New to insurance? An insurance industry introduction…

Contemplating a change of career or have suddenly found yourself working in the insurance industry?

For anyone new to the insurance industry and even for those of us who have been it for awhile, it can be a confusing and slightly bewildering scene.  Daunting even.

In the following pages you will find information about what insurance is, its history, the different sectors, job roles and players within the insurance industry so as to help you make sense of it all, and where you might fit into it.  And where - it's an international industry after all.

So, what is insurance and how does it work?

The main playersInsurance is fundamentally a promise.  A promise that if someone pays a relatively small amount in advance, they will be covered for a much larger amount if certain events or things happen in the future to them, or something they care about.

That might be an individual person's life, health, house, or car.

Or, in a commercial and business context, their business, property, building, machinery, asset, ship, professional reputation, fleet of vehicles, aircraft, space craft, giant construction project... the list is endless.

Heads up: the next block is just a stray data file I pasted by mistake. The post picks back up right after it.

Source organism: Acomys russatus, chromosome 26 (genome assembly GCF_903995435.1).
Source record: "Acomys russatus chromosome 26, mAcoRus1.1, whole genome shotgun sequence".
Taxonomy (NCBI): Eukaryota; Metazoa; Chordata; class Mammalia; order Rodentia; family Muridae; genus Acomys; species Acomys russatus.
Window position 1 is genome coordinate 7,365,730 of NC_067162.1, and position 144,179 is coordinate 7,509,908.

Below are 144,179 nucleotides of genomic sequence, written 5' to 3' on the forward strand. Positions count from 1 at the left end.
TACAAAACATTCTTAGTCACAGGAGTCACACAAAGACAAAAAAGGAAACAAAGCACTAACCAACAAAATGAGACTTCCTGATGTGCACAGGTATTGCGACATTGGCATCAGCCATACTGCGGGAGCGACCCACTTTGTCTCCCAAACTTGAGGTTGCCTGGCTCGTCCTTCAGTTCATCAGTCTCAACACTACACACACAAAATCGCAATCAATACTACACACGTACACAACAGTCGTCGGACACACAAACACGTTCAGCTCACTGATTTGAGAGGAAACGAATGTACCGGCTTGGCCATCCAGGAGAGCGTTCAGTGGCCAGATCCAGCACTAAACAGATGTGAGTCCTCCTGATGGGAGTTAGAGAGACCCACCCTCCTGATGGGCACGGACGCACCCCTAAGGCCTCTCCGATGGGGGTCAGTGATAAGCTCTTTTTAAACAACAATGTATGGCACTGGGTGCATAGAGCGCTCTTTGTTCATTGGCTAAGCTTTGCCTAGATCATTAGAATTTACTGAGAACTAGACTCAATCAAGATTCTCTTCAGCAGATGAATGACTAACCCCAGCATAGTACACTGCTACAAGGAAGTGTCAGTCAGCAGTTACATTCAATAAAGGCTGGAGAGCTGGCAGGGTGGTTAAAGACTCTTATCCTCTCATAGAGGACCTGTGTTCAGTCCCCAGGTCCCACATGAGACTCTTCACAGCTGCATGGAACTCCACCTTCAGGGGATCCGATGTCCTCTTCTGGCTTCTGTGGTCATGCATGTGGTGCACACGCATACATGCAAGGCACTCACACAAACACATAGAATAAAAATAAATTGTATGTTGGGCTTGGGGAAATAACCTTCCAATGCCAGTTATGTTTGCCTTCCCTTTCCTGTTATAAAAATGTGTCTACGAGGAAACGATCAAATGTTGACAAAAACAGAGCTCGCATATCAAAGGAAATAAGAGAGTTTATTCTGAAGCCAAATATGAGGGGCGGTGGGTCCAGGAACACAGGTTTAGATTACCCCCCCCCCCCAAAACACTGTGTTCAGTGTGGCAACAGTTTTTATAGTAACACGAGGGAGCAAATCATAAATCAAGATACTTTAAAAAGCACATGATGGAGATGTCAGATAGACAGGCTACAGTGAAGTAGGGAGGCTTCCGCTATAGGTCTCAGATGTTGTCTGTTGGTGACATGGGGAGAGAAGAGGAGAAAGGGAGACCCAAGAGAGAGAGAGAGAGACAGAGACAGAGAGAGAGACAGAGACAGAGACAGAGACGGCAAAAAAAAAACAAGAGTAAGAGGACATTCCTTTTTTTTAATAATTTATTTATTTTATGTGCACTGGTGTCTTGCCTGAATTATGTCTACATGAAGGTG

At its most basic, the commercial insurance process looks like the diagram on the left.

For present purposes, let us assume that the end consumer (the insured) is a company or some other type of corporate entity, rather than mums and dads buying domestic house or car insurance for themselves.

In a commercial insurance context, the principles are still similar to buying domestic insurance, however the customer usually buys insurance cover from a broker who, in turn, sources the insurance required from an underwriter.

The broker is responsible for making sure the customer gets the best priced insurance and that the insurance covers everything the customer needs insured.

Underwriters price the 'risk' (i.e. decide what they will charge the customer for providing the particular type of insurance required) and decide how far the cover will extend.  They do this based on a number of factors including the likelihood and nature of a claim being made by the customer in due course, the customer's own risk management and business practices and so on.

Underwriters usually don't carry all the risk themselves when they issue insurance.  They often obtain reinsurance from a reinsurer for a portion of the risk in question.  Reinsurers therefore act as the insurers for insurers.

Although the insurance industry mainly revolves around those four main players, this diagram only represents the tip of the iceberg of this vast, global industry.  There are far more entities and complexity involved.

We have therefore created a more detailed overview of the insurance industry on the next page to show some of the other areas and how they relate to these core areas. Learn More

Click here to view our chart, or watch the video below to find out more about different types of insurance and how it works:

Learn More